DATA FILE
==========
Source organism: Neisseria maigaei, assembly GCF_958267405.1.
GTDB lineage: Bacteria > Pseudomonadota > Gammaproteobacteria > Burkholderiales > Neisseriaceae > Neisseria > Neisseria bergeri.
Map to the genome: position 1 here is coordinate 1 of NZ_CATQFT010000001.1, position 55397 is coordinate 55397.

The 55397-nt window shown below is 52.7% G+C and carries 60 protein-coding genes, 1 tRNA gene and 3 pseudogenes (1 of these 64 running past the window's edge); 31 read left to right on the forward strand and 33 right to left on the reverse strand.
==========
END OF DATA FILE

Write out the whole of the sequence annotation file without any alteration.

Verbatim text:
Source organism: Neisseria maigaei, assembly GCF_958267405.1.
GTDB lineage: Bacteria > Pseudomonadota > Gammaproteobacteria > Burkholderiales > Neisseriaceae > Neisseria > Neisseria bergeri.
Map to the genome: position 1 here is coordinate 1 of NZ_CATQFT010000001.1, position 55397 is coordinate 55397.

The 55397-nt window shown below is 52.7% G+C and carries 60 protein-coding genes, 1 tRNA gene and 3 pseudogenes (1 of these 64 running past the window's edge); 31 read left to right on the forward strand and 33 right to left on the reverse strand.